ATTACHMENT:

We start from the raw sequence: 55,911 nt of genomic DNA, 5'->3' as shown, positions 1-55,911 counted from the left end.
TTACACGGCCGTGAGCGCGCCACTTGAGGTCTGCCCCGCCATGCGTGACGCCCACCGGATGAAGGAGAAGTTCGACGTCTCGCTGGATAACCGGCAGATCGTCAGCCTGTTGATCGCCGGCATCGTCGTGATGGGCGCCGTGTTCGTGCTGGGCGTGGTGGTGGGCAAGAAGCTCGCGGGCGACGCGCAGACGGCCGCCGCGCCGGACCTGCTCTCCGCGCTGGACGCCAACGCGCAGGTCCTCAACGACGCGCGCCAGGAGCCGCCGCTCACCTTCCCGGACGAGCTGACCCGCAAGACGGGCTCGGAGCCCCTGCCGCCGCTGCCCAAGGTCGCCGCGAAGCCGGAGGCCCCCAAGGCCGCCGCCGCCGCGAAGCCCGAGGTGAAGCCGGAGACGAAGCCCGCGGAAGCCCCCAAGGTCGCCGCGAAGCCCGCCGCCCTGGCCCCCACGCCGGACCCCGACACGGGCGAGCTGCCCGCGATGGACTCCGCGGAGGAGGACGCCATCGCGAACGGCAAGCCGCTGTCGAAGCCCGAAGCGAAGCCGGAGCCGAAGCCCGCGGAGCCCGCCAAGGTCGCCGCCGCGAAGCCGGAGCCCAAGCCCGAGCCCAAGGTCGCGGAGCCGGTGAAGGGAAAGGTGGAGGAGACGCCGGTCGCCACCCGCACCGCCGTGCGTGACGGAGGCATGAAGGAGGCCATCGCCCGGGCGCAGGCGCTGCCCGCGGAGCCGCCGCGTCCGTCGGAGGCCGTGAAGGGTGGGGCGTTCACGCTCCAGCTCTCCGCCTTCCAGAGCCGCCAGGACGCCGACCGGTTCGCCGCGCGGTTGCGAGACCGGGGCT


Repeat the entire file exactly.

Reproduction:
We start from the raw sequence: 55,911 nt of genomic DNA, 5'->3' as shown, positions 1-55,911 counted from the left end.
TTACACGGCCGTGAGCGCGCCACTTGAGGTCTGCCCCGCCATGCGTGACGCCCACCGGATGAAGGAGAAGTTCGACGTCTCGCTGGATAACCGGCAGATCGTCAGCCTGTTGATCGCCGGCATCGTCGTGATGGGCGCCGTGTTCGTGCTGGGCGTGGTGGTGGGCAAGAAGCTCGCGGGCGACGCGCAGACGGCCGCCGCGCCGGACCTGCTCTCCGCGCTGGACGCCAACGCGCAGGTCCTCAACGACGCGCGCCAGGAGCCGCCGCTCACCTTCCCGGACGAGCTGACCCGCAAGACGGGCTCGGAGCCCCTGCCGCCGCTGCCCAAGGTCGCCGCGAAGCCGGAGGCCCCCAAGGCCGCCGCCGCCGCGAAGCCCGAGGTGAAGCCGGAGACGAAGCCCGCGGAAGCCCCCAAGGTCGCCGCGAAGCCCGCCGCCCTGGCCCCCACGCCGGACCCCGACACGGGCGAGCTGCCCGCGATGGACTCCGCGGAGGAGGACGCCATCGCGAACGGCAAGCCGCTGTCGAAGCCCGAAGCGAAGCCGGAGCCGAAGCCCGCGGAGCCCGCCAAGGTCGCCGCCGCGAAGCCGGAGCCCAAGCCCGAGCCCAAGGTCGCGGAGCCGGTGAAGGGAAAGGTGGAGGAGACGCCGGTCGCCACCCGCACCGCCGTGCGTGACGGAGGCATGAAGGAGGCCATCGCCCGGGCGCAGGCGCTGCCCGCGGAGCCGCCGCGTCCGTCGGAGGCCGTGAAGGGTGGGGCGTTCACGCTCCAGCTCTCCGCCTTCCAGAGCCGCCAGGACGCCGACCGGTTCGCCGCGCGGTTGCGAGACCGGGGCT